9 Survival Tactics for Traveling with Your Partner

It’s not easy being with your partner 24 hours, seven days a week. Trust us, we know. We’ve been doing it for 245 days so far.

It’s not easy being with your partner 24 hours, seven days a week. Trust us, we know. We’ve been doing it for 245 days so far. Why would we subject ourselves to this kind of torture? Well, for a trip around the world we’d do almost anything. Now, eight months into this whirlwind world tour, we’ve learned a thing or two about surviving traveling together, all while keeping our sanity—and our marriage—intact!

Traveling as a couple has its advantages, such as never having to go at it alone. Whether that’s finding food, getting lost, or experiencing culture shock, having a partner makes everything easier and a little less frightening. 

However, while it has its perks, it’s never easy to be with anyone for an extended period of time, as annoyances and disagreements will inevitably occur, especially under the added stresses that come while traveling. Through our ups and downs, here are nine things that have helped us along the way:

1. Experience small trips together beforehand to see how well you get along.

Start with things you both might enjoy away from home like day hikes, long drives, or weekend camping. Then progressively go bigger until you’re taking multi-day backpacking trips or road tripping around your state/province/country. 

Extended vacations overseas would be the next best step. Remember, though, that pampering yourself in a comfortable lodge and spa won’t help you to better understand your compatibility for long-term budget travel. 

We learned each other’s travel habits by starting out small and then going big. We went from taking day hikes to overnight backpacking trips to multi-day trips in more remote areas together. The added exertion and stress of trekking helped us figure out the length of each other’s fuses pretty quickly.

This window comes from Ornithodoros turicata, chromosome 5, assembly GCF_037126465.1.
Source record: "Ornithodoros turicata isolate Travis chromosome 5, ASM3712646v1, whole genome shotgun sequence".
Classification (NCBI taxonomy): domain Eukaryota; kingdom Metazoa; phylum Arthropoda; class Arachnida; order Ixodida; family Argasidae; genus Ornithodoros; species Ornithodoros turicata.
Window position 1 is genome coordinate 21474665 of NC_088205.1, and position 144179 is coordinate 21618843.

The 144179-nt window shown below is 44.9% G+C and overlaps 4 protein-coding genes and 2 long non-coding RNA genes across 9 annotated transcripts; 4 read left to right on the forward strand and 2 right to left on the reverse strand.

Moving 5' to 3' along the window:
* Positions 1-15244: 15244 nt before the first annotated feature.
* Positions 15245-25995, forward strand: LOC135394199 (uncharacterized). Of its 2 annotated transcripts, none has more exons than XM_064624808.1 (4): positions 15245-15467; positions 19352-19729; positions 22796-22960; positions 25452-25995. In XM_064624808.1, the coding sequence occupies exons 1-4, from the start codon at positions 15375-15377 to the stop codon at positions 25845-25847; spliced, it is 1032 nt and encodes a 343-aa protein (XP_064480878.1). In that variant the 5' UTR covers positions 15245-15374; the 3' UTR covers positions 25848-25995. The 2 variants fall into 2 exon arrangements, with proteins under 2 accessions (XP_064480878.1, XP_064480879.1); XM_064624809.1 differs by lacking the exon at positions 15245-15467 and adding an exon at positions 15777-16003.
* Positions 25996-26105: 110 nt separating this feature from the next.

If you decide to take that extended vacation together, you’re less likely to be surprised by each other’s habits since you’ll already know those quirks and understand each other’s needs. You may even find that weekend adventures are perfect for you and that anything longer wouldn’t bring the same level of enjoyment.

2. Understand that lack of food, lack of sleep, or bad weather are to blame—not your partner.

Tempers flare and arguments will happen while traveling together for an extended period of time, maybe even more so than they already do at home. As with most people, our mood swings usually occur when one or both of us are hungry, tired, or hot after wandering a big city on foot all day. 

We learned quickly that we needed to listen to our bodies and stop to take a break when necessary. If that means missing an item on the day’s itinerary, so be it. Tired? It’s okay to go back to your hotel for the day. Hungry? Sit down and have a snack. Too hot? Find shade or an air-conditioned building to cool down in. For Mark, a Snickers bar does the trick, whereas I usually just need a nap.

3. Apologize in advance before tackling a task that could go wrong.

Agreeing to work together beforehand and acknowledging the difficulty that lies ahead can help the two of you accomplish your goal more smoothly. This works for us when we navigate our way through new cities; one such case was in Moscow. 

After weeks on the Trans-Siberian Railway, we arrived expecting a driver to pick us up at the station as arranged by a travel agency. They ended up being a no-show and we were not surprised when the Russian taxis presented outrageous prices to a pair of Western tourists. It was July and blistering hot, but we decided to hoist our heavy packs and make our way through the streets on foot.

We both agreed this could get ugly when we examined our map that showed a complex 40-minute walking route to get to our hotel. We knew we’d probably get lost and overheat under the weight of our packs on the baking sidewalks.